By Carol Tingley (Apex, North Carolina)

                    I can see by reading reports from other study group members that Iím not the only beginner long on enthusiasm but short on knowledge.  I made some rookie mistakes, but thatís how you learn.  Davidís critique of my first efforts gave me some excellent feedback and specific suggestions for improvement.  Even more important, he got me to think about the bigger picture and the longer term.  In thinking about what I wanted to get out of this effort and where I wanted to be in five or ten years, I realized I needed to back up, slow down and take the time to think about each tree as an individual, not just as another lesson or the next challenge. 

                   (Note:  Carol's original report is posted at

                   My ďRootsĒ effort was flawed and David explained how to improve it, but I decided to go back and redo it as a Sumo. Partly, I felt the plant itself was so thick and solid that it should have been a Sumo, and I had ignored that and made a ďRootsĒ just so I could try the Roots technique.  Iím going to get some more plants.  Iíll have plenty of chances to try the Roots technique, so whatís the rush? 




      Rocks were chosen to nestle below the roots, forcing the roots to spread around the rocks and form a broader buttress. Close-up of rocks fitted carefully among the roots under the tree. The rocks are lava, but not the one that came with the IWP.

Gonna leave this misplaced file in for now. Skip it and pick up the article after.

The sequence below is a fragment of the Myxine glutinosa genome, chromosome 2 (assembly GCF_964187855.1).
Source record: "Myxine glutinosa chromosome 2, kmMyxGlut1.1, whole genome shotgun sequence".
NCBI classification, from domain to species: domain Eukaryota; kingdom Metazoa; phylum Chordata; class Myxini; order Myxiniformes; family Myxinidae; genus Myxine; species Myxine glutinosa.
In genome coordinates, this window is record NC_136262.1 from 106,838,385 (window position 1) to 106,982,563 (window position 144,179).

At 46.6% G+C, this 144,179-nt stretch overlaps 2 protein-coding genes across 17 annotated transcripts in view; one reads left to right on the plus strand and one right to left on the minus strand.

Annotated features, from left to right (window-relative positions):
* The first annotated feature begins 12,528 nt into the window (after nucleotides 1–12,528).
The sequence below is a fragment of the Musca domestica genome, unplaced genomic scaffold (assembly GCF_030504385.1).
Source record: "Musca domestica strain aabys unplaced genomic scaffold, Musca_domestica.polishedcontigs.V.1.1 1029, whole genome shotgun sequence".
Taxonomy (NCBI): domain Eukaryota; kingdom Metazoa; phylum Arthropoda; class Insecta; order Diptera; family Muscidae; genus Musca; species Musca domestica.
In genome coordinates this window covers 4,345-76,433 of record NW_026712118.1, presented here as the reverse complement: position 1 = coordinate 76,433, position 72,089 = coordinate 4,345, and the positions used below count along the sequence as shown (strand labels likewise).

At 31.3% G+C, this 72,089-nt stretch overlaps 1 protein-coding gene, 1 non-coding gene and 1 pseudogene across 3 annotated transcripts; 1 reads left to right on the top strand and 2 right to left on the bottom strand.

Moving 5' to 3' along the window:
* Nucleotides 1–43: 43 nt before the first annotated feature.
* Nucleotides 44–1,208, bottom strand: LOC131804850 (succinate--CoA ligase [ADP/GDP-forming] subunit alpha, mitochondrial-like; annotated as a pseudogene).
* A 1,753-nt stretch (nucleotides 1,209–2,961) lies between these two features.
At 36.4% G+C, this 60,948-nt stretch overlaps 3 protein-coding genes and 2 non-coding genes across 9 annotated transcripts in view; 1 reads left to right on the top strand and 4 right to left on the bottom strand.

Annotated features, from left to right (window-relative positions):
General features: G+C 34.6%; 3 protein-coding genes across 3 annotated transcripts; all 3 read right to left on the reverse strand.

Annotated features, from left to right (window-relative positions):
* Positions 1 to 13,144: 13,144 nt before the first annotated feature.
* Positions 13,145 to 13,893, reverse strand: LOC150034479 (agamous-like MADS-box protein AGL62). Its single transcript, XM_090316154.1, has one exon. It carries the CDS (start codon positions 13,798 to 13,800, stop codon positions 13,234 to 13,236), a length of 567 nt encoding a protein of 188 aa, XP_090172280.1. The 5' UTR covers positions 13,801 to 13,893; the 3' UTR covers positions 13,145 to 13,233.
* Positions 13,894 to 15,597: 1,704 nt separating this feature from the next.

The roots were securely tied to the rocks with soft cotton thread. The tree was potted high and off center, then secured to the pot with the wires.






      I placed the foil around the pot, added some fine media, closed in the foil and added some more fine media, then closed in the foil a little more leaving an opening at the top.



                 I felt it was important to master the Sumo technique, which I had done with just once.  This second attempt at Sumo was actually much more satisfying than the first one. I knew better what to expect and how it was supposed to look when completed, and I took a little more time to arrange the roots and the rock just right.  I think it is a definite improvement over my first Sumo, and the plant itself looks much happier.

                  My first Sumo also had some flaws, but I didnít redo the whole thing.  I was reasonably satisfied with it and it was already starting to grow. I finished the top of it better and redid the foil cover as David suggested to make it more sturdy so it could stay in place for several months. Now I am looking forward to ordering more plants and trying some new techniques.  But Iím going to take my time to master each technique and to consider each plant as an individual.                   


                A NOTE FROM DAVID.  I think Carol is a bit of a perfectionist.  When I began,  I was much more casual in the way I did things.  But as I picked up pointers from others and saw the results that they achieved, over time I'm a bit of a perfectionist,  especially when I'm working on a tree that has a lot of potential!  I sensed that Carol wants to keep improving and has the ability to pay attention to detail.  She originally thought to order the 16 IWP units to create Christmas gifts, then changed her mind to conduct a family workshop with half of them.

                 Then she inquired whether I'd consider releasing 8 units of the Premium Intermediate Workshop Package and if she could mix and match to earn the discount.  Why not?  So the subject changed as she set as her goal to create a varied personal collection and I thought that was great.  So slowly we came up with some additional tweaks!